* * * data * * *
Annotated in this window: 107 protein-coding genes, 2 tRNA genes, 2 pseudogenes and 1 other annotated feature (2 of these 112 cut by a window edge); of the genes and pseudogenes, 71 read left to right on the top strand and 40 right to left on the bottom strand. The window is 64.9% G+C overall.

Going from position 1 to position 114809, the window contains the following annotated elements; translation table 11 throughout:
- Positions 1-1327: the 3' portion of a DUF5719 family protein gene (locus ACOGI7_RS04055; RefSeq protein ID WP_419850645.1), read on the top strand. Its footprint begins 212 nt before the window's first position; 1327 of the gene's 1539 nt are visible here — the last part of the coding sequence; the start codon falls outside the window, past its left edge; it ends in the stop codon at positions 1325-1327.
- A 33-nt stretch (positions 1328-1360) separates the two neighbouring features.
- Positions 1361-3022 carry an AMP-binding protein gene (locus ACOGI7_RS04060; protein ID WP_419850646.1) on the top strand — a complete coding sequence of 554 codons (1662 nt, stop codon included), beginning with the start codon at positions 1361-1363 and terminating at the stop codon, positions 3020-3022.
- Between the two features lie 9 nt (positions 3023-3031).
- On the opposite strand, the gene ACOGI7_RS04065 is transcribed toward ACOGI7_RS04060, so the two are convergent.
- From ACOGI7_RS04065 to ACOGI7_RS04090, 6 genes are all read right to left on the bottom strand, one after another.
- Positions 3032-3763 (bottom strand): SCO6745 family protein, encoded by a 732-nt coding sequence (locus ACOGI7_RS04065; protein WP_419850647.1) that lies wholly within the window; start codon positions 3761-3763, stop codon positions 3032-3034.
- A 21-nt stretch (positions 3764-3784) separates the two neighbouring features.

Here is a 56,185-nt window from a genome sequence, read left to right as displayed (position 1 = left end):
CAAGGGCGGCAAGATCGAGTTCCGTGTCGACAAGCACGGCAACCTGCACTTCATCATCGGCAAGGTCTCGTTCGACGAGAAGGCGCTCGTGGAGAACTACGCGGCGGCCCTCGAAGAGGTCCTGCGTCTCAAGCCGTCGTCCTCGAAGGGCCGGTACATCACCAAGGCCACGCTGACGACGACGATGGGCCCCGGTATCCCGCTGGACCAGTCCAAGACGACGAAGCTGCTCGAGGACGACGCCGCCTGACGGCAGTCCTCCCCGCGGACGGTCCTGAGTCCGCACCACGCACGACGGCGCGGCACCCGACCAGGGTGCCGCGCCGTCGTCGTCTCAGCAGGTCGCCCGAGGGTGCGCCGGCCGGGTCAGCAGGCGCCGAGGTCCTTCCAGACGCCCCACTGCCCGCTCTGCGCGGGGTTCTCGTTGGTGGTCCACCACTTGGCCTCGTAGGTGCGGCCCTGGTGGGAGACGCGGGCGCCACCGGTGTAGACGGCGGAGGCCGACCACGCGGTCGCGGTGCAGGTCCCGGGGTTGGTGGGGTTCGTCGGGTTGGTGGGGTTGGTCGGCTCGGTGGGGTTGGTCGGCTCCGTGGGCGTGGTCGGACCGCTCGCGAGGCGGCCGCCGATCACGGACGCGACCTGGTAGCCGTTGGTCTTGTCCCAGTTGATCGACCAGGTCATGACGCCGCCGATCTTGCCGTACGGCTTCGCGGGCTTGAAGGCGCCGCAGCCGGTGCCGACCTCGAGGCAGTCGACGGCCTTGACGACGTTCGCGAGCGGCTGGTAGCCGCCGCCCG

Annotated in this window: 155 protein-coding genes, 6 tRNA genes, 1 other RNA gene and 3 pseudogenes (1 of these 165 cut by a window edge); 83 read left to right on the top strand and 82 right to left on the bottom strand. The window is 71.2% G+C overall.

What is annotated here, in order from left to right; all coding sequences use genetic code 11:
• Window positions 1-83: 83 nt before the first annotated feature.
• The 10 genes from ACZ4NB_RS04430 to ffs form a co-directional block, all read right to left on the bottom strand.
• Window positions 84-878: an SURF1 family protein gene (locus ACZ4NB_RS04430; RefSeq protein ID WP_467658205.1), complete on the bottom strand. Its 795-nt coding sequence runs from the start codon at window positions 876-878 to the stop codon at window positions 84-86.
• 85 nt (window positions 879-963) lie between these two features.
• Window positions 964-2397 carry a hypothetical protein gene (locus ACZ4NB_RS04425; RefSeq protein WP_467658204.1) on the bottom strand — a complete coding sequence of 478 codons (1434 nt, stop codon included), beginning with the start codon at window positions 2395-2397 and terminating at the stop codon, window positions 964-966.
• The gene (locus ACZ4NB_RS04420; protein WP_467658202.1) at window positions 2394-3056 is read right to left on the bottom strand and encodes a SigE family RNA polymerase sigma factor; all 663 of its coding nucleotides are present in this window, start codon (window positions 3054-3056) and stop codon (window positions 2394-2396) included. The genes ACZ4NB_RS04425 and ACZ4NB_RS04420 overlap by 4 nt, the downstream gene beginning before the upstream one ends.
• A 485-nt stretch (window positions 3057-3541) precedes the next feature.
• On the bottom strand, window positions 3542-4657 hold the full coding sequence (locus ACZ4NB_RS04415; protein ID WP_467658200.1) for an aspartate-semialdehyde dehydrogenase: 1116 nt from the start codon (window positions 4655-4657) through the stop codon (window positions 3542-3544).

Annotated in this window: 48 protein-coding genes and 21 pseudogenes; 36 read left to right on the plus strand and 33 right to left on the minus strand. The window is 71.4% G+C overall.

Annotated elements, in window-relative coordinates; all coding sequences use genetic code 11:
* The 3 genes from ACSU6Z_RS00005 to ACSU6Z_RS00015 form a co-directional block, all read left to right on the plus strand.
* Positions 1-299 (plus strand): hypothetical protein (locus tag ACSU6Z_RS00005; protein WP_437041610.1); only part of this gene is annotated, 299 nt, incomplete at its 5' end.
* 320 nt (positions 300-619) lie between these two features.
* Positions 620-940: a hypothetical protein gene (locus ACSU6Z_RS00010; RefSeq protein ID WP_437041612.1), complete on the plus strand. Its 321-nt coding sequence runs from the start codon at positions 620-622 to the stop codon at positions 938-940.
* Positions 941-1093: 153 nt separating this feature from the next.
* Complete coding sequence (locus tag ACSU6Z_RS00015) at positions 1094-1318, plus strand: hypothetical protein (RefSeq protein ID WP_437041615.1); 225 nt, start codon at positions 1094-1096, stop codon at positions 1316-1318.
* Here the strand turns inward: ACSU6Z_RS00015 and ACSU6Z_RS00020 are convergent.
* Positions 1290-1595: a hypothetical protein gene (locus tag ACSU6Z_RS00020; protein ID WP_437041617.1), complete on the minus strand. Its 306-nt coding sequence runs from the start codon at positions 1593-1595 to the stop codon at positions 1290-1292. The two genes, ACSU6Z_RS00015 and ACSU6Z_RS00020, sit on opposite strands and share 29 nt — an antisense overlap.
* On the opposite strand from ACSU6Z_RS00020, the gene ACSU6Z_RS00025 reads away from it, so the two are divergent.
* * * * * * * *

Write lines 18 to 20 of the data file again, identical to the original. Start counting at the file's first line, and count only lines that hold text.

• 85 nt (window positions 879-963) lie between these two features.
• Window positions 964-2397 carry a hypothetical protein gene (locus ACZ4NB_RS04425; RefSeq protein WP_467658204.1) on the bottom strand — a complete coding sequence of 478 codons (1434 nt, stop codon included), beginning with the start codon at window positions 2395-2397 and terminating at the stop codon, window positions 964-966.
• The gene (locus ACZ4NB_RS04420; protein WP_467658202.1) at window positions 2394-3056 is read right to left on the bottom strand and encodes a SigE family RNA polymerase sigma factor; all 663 of its coding nucleotides are present in this window, start codon (window positions 3054-3056) and stop codon (window positions 2394-2396) included. The genes ACZ4NB_RS04425 and ACZ4NB_RS04420 overlap by 4 nt, the downstream gene beginning before the upstream one ends.